Oh, the webs travelers weave.
It isn’t just that 82 percent of us planned our trips via the internet last year, and that 58 percent of us booked them online (so says the research firm IBISWorld).
No, there’s more going on here. It’s that the internet is starting to do for travelers what the internet does best – it’s personalizing the information it provides. There is probably no better example of this than the internet site Wanderfly.
Why would we flack for an internet travel site? Well … honestly … we have an ulterior motive. Bear with us just a moment and we’ll explain.
First, imagine a travel site where you could:
>> Get advice from travelers you trust
>> Recommend your favorite destinations
>> Find perfect places and experiences for you
That’s how Wanderfly characterizes itself. It’s a cool site. Check it out. And while you’re there (here comes the ulterior motive), we would very much appreciate your giving a nod to The Rose Hotel. We know from years of feedback that many of our guests regard The Rose as a largely undiscovered gem on the San Francisco Bay Area travel circuit.
And there’s something in it for you, too. (More on that in a moment.)
Here’s how Wanderfly works. You recommend a hotel, destination, restaurant, location, experience, etc. You supply “tags” explaining what makes your recommendation worthwhile (such as customer service, location, luxury, etc.), you can make comments and even upload photos.
(Need a photo of The Rose? Simply right-click on the photos on our website and copy to your desktop for uploading to the Wanderfly site.)
With so many globetrotters using the internet for all things travel, we are redoubling our PR efforts. Even getting suggestions for where to stay is being outsourced to the online crowd.
As Nima Samadi, senior analyst at IBISWorld, told Entrepreneur magazine: “Before, people would go to the travel agent and … get that personalized recommendation. With people increasingly booking online, they don’t really have that option, so that’s where recommendation services fill the void. You can use other people’s aggregated opinions to figure out what the inside track is.”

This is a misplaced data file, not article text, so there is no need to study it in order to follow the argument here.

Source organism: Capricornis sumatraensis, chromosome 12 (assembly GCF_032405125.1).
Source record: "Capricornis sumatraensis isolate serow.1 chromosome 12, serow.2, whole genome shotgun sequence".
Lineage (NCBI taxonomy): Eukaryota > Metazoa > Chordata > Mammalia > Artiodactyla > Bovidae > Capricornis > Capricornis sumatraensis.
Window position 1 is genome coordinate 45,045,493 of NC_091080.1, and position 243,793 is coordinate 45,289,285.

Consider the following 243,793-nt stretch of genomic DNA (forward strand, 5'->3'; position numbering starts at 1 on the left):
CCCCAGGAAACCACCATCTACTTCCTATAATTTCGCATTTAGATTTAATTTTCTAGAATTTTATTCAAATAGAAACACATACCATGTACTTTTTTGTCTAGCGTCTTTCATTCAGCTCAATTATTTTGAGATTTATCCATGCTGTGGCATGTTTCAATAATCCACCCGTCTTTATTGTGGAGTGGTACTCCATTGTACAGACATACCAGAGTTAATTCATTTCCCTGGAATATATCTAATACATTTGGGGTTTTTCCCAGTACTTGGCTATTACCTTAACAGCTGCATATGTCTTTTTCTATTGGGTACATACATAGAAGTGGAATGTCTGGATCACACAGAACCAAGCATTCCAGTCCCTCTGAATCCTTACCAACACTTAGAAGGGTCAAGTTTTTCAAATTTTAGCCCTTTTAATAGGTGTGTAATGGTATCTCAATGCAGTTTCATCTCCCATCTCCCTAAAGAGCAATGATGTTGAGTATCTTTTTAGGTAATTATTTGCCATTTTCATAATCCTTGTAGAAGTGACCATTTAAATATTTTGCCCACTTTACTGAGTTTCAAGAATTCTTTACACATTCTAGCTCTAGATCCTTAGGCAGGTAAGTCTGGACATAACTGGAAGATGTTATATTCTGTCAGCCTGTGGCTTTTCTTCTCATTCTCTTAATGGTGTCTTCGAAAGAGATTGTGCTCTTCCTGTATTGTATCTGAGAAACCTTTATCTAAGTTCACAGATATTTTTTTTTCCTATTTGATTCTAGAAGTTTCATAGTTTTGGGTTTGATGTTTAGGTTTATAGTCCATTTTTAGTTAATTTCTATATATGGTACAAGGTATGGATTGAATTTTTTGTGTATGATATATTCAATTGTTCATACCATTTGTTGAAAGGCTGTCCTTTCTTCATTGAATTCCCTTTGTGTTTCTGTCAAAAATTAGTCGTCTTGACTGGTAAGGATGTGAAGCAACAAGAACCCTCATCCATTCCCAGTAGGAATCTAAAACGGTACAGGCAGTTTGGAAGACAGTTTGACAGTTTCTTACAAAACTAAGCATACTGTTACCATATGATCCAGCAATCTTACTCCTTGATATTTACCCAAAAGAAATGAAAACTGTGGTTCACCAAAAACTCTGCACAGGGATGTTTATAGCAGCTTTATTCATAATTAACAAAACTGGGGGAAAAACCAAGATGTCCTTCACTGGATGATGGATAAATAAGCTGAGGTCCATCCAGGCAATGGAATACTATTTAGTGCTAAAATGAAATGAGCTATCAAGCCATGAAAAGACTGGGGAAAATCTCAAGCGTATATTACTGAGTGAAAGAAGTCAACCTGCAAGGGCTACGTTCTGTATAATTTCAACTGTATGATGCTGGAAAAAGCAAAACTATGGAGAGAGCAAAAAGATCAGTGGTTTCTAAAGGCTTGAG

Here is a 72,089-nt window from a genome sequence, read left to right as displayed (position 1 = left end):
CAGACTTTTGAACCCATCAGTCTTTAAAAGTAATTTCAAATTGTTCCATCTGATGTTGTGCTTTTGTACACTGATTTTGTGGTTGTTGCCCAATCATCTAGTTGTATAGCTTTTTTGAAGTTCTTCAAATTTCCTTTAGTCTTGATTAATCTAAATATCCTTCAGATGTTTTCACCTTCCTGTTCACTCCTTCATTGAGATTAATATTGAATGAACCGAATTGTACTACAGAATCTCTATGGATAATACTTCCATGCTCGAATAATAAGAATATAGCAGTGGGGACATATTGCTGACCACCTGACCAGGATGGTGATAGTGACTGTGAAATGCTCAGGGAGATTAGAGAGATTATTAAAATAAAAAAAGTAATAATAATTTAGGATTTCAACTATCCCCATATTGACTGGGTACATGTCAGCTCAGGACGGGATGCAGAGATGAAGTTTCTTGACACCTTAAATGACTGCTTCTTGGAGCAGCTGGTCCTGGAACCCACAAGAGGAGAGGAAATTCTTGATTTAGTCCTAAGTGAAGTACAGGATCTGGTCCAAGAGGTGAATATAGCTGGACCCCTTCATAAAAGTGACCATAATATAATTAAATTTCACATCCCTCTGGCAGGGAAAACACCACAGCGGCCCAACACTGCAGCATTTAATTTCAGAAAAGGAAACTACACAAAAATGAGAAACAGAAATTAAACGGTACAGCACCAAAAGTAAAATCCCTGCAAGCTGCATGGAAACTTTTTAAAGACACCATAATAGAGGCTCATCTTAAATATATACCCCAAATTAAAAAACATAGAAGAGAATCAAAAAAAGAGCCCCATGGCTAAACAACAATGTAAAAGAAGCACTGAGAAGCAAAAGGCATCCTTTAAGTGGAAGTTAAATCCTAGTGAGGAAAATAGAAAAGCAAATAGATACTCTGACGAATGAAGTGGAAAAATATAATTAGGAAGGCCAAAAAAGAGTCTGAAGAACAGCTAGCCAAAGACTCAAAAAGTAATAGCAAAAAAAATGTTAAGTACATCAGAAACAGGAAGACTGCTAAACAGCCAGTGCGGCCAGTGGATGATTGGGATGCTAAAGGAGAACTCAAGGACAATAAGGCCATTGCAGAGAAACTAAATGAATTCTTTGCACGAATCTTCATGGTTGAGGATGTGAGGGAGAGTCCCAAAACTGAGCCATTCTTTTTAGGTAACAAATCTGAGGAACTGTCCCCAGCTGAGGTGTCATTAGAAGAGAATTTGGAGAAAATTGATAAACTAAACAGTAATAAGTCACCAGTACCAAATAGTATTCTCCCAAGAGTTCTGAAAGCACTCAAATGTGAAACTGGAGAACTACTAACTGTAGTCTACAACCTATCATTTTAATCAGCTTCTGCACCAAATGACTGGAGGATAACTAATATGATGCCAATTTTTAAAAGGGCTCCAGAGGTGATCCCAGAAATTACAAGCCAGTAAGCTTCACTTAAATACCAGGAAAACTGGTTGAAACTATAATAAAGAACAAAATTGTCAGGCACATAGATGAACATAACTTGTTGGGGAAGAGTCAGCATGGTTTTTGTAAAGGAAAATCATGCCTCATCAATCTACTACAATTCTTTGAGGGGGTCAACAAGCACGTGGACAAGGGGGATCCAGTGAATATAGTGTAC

That’s the niche Wanderfly is trying to fill. The New York-based travel site, founded in the fall of 2010, is trying to answer that age-old travel question, Where should I go?, by supplying its registered users with a visual recommendation based on their personal travel priorities, such as interests, budget, trip length and other travel details.
A reviewer on the social media site Mashable wrote that she chose “adventure,” “off the beaten path,” “authentic” and “food” and received a list of 24 suggestions that included Halifax, Canada; Turku, Finland, and Sonoma, California — replete with photos to satisfy her armchair-travel appetite.
Wanderfly co-founder and CEO Evan Schneyer is quoted as saying, “If you think about the other options like Orbitz and Expedia and Kayak, and even some of the more planning-oriented ones like TripAdvisor or Lonely Planet, you have to know a lot about what you’re looking for. We wanted to flip that on its head and have an open-ended search so you can say, ‘I want this kind of experience, here’s my budget, start giving me ideas.’ ”
Those of you familiar with the red-hot social media site Pinterest will take Wanderfly very quickly. Wanderfly works a lot like Pinterest but it’s built strictly for travel.
(If you’re not familiar, Pinterest lets users organize and share all the interesting things they find on the web. People use pinboards to plan their weddings, decorate their homes, and organize their favorite recipes, share their travels or travel recommendations, and so on. You can browse pinboards created by other people to discover new things and get inspiration from people who share your interests.)
On Wanderfly, users make boards for cities they’ve been to or are interested in exploring. Within each of their city boards, they add recommendations for specific venues. New content from the people who they are following is delivered in a Facebook-like feed and can easily be saved to their own boards.
Thus far, Wanderfly, which is free of charge, has provided more than 4 million trip recommendations covering over 1,400 cities to users in 217 countries.
No doubt you’re beginning to understand our not-so-ulterior motive.
Do you have good things to say about your experiences at The Rose Hotel? If so, check out Wanderfly and share. Naturally, we encourage our guests to also say good things about us on the many popular travel sites mentioned and hotlinked above.
So what’s in it for you? Show us your Rose Hotel recommendation on Wanderfly and we’ll give you a $75 bottle of Stag’s Leap Wine Cellars 2009 Artemis Cabernet Sauvignon when you check in.
The offer expires July 30 so don’t delay, post and enjoy one of Napa Valley’s best!
Visit Wanderfly now by clicking here.
Written by Mike Consol